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“Just Pray”–but not in UK cinemas

“Just Pray”–but not in UK cinemas

Screencap from Just Pray video

News outlets reacted with confusion after the announcement that a new advertisement by the Church of England was rejected by UK cinemas. The 56 second ad opens with Archbishop Justin Welby walking down a tree-lined path, with a voiceover of the Lord’s Prayer, before it moves to a montage of a diverse and wide-ranging assortment of people speaking–and singing–the prayer. The people are depicted in prayer in a variety of situations, including visiting cemeteries, riding mass transit, exercising, herding cattle, providing emergency services, singing in choirs, and celebrating the rite of baptism.

The ad:

The Guardian provided three takes on the controversy: the factual news account (from which we sourced this story), an op-ed by Canon Giles Fraser who calls the ban “nonsense on stilts” and an op-ed from noted atheist Richard Dawkins, who supports the Church in this matter and disagrees with the cinemas. Dawkins said anyone offended by this advertisement “deserve(s) to be offended“.

As did many, Dawkins initially responded by stating that this was a matter of freedom of speech, but later corrected his remarks; the cinemas are corporations and not State businesses, so they exercise their own discretion in choosing which ads to play, and government protected speech is not applicable.

Fraser suggests that the rejection of the ad is unseemly ground-work to let the cinemas ban less popular expressions of religious faith (i.e. ads by Muslim groups), noting that rejecting the ad on the grounds that it would possibly cause offense would similarly let them reject other religious speech on similar grounds.

The ‘Just Pray’ spot is an ad announcing a new website by the Church of England, justpray.uk.

Do you think the resulting publicity will put the ad in front of more people than if it had played? We wrote earlier this week on the lack of God in Downton Abbey; why do you think UK media seems leery about portraying religion? What do you think of the ad as an evangelical act?

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Jerald Liko

I think CoE did something rather bright here, borrowing on the campaign model of Donald Trump. You US folks may have noticed that Trump is omnipresent in the news, despite having spent very little on campaign advertising – like or dislike his politics, he’s absolutely mastered the art of gaining free media coverage by stirring up controversy.

CoE has done the same here, and if they did it intentionally, it was a master stroke. Rather than airing a poorly produced commercial right before a spectacularly produced film in exchange for a small fortune, they’ve turned their limited production budget into a bonanza in free media. And they’ve done it in a way that is sure to whip conservative into a tizzy and into church for Advent and Christmas.

Conventional wisdom holds that this is a PR blunder from an out-of-touch group. I’m not so sure it isn’t a brilliant PR campaign from a group that grasps the value of viral media.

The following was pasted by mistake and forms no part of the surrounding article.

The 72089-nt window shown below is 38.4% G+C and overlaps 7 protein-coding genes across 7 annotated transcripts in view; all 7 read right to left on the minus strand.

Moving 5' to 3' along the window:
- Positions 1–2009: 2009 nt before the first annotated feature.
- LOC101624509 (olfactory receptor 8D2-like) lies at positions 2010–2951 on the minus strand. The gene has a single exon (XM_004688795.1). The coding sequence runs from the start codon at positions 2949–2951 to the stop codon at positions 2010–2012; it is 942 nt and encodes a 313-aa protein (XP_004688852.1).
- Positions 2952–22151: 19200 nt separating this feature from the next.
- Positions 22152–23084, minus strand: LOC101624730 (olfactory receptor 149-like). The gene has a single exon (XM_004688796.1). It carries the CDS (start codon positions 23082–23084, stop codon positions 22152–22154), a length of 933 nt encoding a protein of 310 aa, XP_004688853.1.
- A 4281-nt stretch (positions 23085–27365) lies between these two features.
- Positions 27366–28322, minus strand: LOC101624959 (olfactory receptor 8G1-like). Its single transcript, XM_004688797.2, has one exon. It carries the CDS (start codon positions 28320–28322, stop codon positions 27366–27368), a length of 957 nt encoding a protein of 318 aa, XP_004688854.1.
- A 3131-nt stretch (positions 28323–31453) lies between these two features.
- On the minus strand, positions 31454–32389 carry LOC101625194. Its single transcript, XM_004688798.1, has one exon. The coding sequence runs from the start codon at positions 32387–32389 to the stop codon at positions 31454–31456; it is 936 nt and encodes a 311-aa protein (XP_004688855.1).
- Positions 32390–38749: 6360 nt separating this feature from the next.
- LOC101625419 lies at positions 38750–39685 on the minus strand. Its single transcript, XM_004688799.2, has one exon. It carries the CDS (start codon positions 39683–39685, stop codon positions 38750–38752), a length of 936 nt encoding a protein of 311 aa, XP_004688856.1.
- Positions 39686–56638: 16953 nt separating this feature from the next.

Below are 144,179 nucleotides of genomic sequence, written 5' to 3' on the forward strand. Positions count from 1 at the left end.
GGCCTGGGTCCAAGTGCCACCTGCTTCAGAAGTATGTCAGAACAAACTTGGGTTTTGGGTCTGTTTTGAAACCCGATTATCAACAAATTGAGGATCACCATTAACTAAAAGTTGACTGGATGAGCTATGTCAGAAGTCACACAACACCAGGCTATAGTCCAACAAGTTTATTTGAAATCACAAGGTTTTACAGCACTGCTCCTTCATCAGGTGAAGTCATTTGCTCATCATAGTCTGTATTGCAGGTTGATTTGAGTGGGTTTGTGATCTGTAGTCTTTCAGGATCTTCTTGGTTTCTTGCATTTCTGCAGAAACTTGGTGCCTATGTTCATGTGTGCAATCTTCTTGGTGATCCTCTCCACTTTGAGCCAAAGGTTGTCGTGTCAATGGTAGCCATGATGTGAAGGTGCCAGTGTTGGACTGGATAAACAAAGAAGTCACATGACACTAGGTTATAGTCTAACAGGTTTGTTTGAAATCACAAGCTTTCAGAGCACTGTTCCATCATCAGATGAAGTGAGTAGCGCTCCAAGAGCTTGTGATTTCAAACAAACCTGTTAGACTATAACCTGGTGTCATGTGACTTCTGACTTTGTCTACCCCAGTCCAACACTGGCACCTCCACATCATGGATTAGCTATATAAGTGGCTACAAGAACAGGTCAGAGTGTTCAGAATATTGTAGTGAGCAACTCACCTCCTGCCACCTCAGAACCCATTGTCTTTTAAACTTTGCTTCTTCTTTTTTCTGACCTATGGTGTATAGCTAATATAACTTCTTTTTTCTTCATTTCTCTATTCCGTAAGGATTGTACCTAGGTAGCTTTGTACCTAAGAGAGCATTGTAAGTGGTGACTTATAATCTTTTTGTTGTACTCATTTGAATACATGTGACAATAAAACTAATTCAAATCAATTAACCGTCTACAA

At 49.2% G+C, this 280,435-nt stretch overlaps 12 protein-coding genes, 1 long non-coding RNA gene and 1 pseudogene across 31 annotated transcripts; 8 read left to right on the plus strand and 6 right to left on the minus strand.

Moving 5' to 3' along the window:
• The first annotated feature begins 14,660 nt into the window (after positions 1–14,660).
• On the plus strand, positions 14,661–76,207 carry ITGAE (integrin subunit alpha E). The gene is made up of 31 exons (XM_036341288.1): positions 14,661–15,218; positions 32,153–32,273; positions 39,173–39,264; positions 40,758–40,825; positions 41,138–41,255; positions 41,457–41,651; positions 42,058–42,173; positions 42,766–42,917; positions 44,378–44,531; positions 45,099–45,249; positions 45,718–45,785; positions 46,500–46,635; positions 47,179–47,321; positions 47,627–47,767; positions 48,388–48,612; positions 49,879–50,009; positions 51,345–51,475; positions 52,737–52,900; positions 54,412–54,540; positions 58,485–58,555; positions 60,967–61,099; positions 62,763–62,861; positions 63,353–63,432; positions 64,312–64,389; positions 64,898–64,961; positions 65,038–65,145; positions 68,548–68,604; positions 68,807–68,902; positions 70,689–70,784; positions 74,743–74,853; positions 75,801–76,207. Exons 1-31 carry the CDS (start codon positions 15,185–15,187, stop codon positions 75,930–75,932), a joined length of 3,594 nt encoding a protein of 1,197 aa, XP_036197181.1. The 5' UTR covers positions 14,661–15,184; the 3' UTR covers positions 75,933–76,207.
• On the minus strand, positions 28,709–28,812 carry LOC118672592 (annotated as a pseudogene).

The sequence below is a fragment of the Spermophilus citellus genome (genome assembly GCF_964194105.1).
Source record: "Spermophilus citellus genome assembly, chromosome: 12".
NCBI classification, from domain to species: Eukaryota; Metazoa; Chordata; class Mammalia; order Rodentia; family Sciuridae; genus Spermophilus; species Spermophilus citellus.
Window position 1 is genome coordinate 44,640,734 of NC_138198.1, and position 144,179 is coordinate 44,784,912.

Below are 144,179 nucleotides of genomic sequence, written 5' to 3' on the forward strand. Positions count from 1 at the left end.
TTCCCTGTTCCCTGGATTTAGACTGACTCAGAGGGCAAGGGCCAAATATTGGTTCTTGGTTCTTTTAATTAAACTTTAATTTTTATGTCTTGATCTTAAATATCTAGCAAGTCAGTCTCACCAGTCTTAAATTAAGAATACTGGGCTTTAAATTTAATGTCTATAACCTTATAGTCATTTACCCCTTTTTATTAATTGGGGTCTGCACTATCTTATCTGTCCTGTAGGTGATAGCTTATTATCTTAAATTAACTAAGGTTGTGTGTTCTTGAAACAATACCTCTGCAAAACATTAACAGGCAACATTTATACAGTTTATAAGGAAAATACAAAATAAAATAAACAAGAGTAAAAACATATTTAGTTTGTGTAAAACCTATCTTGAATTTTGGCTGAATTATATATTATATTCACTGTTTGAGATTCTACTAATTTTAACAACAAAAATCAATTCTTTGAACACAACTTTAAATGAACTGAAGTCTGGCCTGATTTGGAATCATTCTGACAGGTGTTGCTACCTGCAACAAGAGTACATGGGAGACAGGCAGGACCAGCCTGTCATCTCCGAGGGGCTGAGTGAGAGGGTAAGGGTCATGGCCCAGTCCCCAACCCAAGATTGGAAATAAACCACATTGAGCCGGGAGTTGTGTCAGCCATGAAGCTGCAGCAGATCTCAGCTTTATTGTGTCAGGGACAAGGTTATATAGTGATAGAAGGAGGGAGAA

Anne Bay

Agreed! Now I know what the C of E video reminded me of: John Cleese (as the Archbishop sorry to say) and the other “players” as the Monty Python imitation group!! I watched the video again, and it is really bad…….. I have learned a lot through my daughter about what good film productions have, and this “ain’t it.” Seriously, with the bishops meeting in January at Lambeth, maybe that is one reason the C of E tried to do this. That will be a very interesting “happening.” Anyway you look at the C of E the Archbishop of Canterbury is in a tough position. Next time, though, Archbishop, have a Hollywood make-up artist fix you up!!!

June Butler

Who conceived the idea to use the poorly executed video as an ad in the cinema? The brouhaha that followed the ban only served to make the Church of England look more ridiculous. That the authorities in the church were “disappointed and bewildered” shows how out of touch they are. When I first watched the video, I was puzzled and wondered if the video and the story might be a spoof, but I soon realized it was all too true, alas.

Leslie Marshall

Regardless ‘where’ we pray….Rejoice always. Pray without ceasing. And in everything, give thanks. For this is the will of Christ Jesus in you.

Looking forward to the fruit that will come from all those prayers to God.

Anne Bay

Today is $6.00 day at our local movie theatre. The last thing I want to see when I’m in the theatre having my snack and enjoying the movie experience (which is rare on our income) is this rather strange video. As far as a video, this one is too busy, has way too many shots of people in various places, and has no cohesiveness in story!!! The bottom line though is the movie theatre should not be a place to have advertisements for any religion. If the C of E wants to have an advertisement, I would suggest they contact California State University of Long Beach, Long Beach, California, which has one of the finest fine arts department anywhere. They could be instrumental in the writing, designing, producing and filming a quality video. I would suggest that it be shown on BBC Television, not in the movie theatre. Make it shorter and simpler. But as for me today, I will be enjoying seeing “Peanuts” and relaxing at the movies.

Leonardo Ricardo

Agreed. This CofE Advertisement (advertizement) is a very poorly thought out/directed piece…period. ++Justin is not inspiring (in fact, the reverse is true and he looks like he has a nagging headache).

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